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Sustainability This Week: On-demand production and the EU’s new strategy are the future for sustainable textiles.

Textiles and Сomposites Sustainability
Since the dawn of the internet age and the latest technology, the world has seen a sea of modifications in how brands and designers interact with the marketplace and consumers and about the expectations consumers are challenging with vendors. The pandemic economy accelerated the move to online selling, and brands fell by the wayside because they lacked the agility to adapt to old ways. Fashion and textiles are notorious polluters, as 10% of all carbon emissions are the product of what we do to clothe the world’s people. Various estimates indicate that 25% of all freshwater pollution comes from textile treatment and dyeing processes. However, the problem extends far beyond our direct carbon footprint, and addressing it brings financial incentives to match the conscientious incentives. An estimated 30% of all apparel produced is overproduction, so on-demand production is becoming inevitable.

On-demand production harnesses the immediacy and creativity of the internet age. It is the logical evolution of a marketplace digitized, interconnected worldwide, driven by more data than we have ever had, and ideal to meet the industry’s economic and sustainability challenges. Digital production means creativity and self-expression no longer have a waiting period. Going digital can fundamentally change any business accustomed to traditional analog processes. Maintaining new technologies requires a new skill set (aligning with an increasingly digital workforce). On-demand production minimizes materials waste to drive ROI and opens new sales channels and product opportunities. Creating more products and profit with less time, materials, energy, and production footprint—it is possible to train your workforce to do more and scale business for the long term.

Further this week, the EU has started new environmental norms to make chemical and textile industry plants greener. The new European Commission Decisions refer to the management and treatment of waste gas in the chemical sector and a series of activities in the textile industry. They stem from a coordinated effort by stakeholders, including the industry, to agree on the Best Available Techniques (BATs). It is another step by the European Commission towards the Zero Pollution ambition to reduce air, water, and soil pollution to levels harmless to health and the environment. The Zero Pollution goal is one of the Green Deal’s headline actions on pollution, among a series of initiatives aiming to make Europe the first climate-neutral continent. The new norms and the EU Chemicals Strategy for Sustainability aim to protect human health and the environment while boosting industry competitiveness.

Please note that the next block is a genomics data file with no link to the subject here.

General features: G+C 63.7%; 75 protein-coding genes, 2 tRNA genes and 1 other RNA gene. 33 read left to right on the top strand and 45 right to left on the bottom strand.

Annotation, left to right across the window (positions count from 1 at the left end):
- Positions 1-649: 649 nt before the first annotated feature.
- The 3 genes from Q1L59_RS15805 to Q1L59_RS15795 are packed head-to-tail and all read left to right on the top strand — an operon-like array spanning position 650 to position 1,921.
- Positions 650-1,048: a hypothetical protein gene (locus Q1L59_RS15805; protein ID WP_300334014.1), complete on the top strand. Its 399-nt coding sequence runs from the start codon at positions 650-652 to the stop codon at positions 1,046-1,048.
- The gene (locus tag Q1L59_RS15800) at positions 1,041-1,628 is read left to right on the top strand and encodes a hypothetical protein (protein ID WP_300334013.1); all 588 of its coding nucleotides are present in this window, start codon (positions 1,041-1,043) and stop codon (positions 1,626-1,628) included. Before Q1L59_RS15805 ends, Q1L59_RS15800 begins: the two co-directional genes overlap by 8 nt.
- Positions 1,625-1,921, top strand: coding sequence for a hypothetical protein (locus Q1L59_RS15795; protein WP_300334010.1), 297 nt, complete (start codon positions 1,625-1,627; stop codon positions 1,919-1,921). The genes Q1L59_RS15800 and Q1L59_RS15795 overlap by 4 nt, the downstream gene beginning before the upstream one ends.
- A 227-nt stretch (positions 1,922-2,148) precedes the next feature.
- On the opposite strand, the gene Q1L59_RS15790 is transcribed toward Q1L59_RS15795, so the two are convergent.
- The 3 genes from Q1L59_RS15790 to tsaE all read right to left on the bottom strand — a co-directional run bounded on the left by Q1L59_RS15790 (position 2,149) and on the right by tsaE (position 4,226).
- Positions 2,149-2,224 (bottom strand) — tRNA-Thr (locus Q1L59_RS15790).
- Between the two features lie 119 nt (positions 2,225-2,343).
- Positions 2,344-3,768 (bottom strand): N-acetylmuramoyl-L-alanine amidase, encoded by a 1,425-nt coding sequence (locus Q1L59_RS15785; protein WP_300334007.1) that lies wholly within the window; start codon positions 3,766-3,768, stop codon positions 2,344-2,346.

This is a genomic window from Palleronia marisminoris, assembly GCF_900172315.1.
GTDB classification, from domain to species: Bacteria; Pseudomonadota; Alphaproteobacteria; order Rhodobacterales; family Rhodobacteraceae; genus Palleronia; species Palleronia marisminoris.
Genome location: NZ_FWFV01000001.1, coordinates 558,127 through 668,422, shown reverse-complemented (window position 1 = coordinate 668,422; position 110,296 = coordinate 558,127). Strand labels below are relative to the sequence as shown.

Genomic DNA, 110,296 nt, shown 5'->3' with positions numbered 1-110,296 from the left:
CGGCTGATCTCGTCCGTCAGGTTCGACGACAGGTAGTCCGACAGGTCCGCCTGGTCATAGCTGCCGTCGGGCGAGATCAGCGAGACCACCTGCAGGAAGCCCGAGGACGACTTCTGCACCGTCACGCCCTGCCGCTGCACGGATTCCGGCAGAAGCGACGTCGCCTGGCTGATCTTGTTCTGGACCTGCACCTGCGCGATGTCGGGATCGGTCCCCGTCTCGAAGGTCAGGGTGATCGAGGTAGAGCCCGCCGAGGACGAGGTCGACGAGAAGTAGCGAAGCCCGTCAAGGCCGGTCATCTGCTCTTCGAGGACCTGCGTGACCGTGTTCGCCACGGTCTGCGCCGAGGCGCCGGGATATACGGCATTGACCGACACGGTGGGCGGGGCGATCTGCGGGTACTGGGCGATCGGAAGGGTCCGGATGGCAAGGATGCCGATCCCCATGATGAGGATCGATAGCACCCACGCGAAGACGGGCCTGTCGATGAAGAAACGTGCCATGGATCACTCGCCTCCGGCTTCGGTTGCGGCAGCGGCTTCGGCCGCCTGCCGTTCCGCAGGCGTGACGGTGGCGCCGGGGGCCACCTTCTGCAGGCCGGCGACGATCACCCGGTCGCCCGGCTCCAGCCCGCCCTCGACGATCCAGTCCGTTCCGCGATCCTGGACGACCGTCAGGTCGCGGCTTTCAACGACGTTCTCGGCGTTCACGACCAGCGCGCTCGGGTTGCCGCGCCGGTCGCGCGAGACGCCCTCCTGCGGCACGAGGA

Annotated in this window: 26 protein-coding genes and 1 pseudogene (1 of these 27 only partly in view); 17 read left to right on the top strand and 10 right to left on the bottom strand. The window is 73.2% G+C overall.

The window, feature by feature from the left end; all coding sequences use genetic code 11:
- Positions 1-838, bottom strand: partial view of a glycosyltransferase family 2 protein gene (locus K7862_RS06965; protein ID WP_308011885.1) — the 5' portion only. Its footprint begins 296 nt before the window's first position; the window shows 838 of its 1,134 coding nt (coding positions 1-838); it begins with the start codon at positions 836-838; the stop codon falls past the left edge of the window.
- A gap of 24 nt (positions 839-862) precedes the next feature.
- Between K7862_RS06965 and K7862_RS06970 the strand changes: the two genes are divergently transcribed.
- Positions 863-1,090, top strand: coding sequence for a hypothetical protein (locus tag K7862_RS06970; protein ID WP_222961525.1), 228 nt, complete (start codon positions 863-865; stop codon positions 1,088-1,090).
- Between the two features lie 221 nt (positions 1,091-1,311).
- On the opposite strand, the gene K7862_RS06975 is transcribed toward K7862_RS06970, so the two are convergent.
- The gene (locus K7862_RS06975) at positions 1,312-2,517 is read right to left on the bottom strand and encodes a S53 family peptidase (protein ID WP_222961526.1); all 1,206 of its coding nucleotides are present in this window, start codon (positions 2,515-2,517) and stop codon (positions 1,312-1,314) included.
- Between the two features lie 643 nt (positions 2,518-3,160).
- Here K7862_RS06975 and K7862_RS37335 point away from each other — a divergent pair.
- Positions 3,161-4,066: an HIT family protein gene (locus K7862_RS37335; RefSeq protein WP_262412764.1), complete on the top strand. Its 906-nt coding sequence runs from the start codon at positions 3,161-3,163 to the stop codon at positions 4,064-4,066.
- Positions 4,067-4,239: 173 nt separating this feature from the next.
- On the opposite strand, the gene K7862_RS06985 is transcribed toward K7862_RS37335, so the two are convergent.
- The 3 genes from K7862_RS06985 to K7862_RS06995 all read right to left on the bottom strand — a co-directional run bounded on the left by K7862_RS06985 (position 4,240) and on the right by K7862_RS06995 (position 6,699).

Further this week, the announced Portugal’s Modtissimo Fashion Fair has been announced, which is the Answer To Sustainable Production in 2023. On February 15, 2023, the 61st fair will take place at the Exponor Exhibition Centre for the second iteration inside this 200,000-square-meter facility just north of the Porto city center. Natural materials, finer textiles, and sustainable processes for producing fashion are genuine attractions for fashion buyers, and Portugal has invested in the sector accordingly. Producing outerwear, weaving, textile manufacturing, and clothing production are the largest portions of their industry.

Further this week, Lameirinho goes bananasfor sustainability. Lameirinho’s latest eco-friendly fashion bedding introductions let nothing go to waste. Similarly, BASF’s Monomers division has announced an ambitious sustainability roadmap this week. It will expand its portfolio of products with a lower CO2 footprint and is committed to providing a circular option in every major product line by 2025. At the same time, the division will continue to prioritize technical optimization measures to cut CO2 emissions from operations.

Further this week, South Asia Textiles (Pvt) Ltd. (SAT), a subsidiary of Hayleys Fabric PLC, is making waves globally and in the local industry with ‘Midnight by Charcoal’ – a novel range of textiles featuring organic dyes derived from biomass charcoal waste. SAT’s ‘Midnight’ range gained fresh international acclaim after winning a place among the ‘Top 10 Innovations in the Street Sports’ category at ISPO Munich – a leading German platform for discovering and showcasing the world’s most innovative, sustainable, high-performance fabrics. This is the second time in the past year that a powerful Sri Lankan innovation in eco-friendly fabric dyes has been recognized by ISPO and both from the Hayleys Fabric Group. Hayleys Fabric and SAT are both signatories to the Science-Based Targets initiatives (SBTi) for reducing Greenhouse Gas (GHG) emissions and limiting global warming to 1.5 °C as part of a broader effort to achieve net-zero emissions by 2050. SAT also recently obtained the ISO 14001 and ISO 45001 certifications for elevating its environmental sustainability and employee health and safety systems on par with global best practices.
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